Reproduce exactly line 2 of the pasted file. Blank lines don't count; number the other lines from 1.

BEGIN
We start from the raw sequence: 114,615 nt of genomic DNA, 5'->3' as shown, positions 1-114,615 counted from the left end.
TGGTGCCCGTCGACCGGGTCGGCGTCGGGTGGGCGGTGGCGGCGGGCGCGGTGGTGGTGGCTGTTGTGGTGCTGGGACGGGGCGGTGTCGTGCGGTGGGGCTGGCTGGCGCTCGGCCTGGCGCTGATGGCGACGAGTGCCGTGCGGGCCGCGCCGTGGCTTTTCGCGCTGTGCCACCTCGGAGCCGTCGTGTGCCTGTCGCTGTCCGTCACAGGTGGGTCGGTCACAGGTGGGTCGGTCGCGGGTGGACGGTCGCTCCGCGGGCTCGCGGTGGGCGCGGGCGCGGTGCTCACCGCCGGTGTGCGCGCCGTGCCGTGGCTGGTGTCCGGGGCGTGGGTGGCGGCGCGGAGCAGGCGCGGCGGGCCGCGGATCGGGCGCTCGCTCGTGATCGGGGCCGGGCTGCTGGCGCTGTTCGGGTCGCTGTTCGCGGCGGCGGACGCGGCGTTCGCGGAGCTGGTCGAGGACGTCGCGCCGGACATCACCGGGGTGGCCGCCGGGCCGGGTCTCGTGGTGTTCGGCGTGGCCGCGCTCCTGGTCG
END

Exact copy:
TGGTGCCCGTCGACCGGGTCGGCGTCGGGTGGGCGGTGGCGGCGGGCGCGGTGGTGGTGGCTGTTGTGGTGCTGGGACGGGGCGGTGTCGTGCGGTGGGGCTGGCTGGCGCTCGGCCTGGCGCTGATGGCGACGAGTGCCGTGCGGGCCGCGCCGTGGCTTTTCGCGCTGTGCCACCTCGGAGCCGTCGTGTGCCTGTCGCTGTCCGTCACAGGTGGGTCGGTCACAGGTGGGTCGGTCGCGGGTGGACGGTCGCTCCGCGGGCTCGCGGTGGGCGCGGGCGCGGTGCTCACCGCCGGTGTGCGCGCCGTGCCGTGGCTGGTGTCCGGGGCGTGGGTGGCGGCGCGGAGCAGGCGCGGCGGGCCGCGGATCGGGCGCTCGCTCGTGATCGGGGCCGGGCTGCTGGCGCTGTTCGGGTCGCTGTTCGCGGCGGCGGACGCGGCGTTCGCGGAGCTGGTCGAGGACGTCGCGCCGGACATCACCGGGGTGGCCGCCGGGCCGGGTCTCGTGGTGTTCGGCGTGGCCGCGCTCCTGGTCG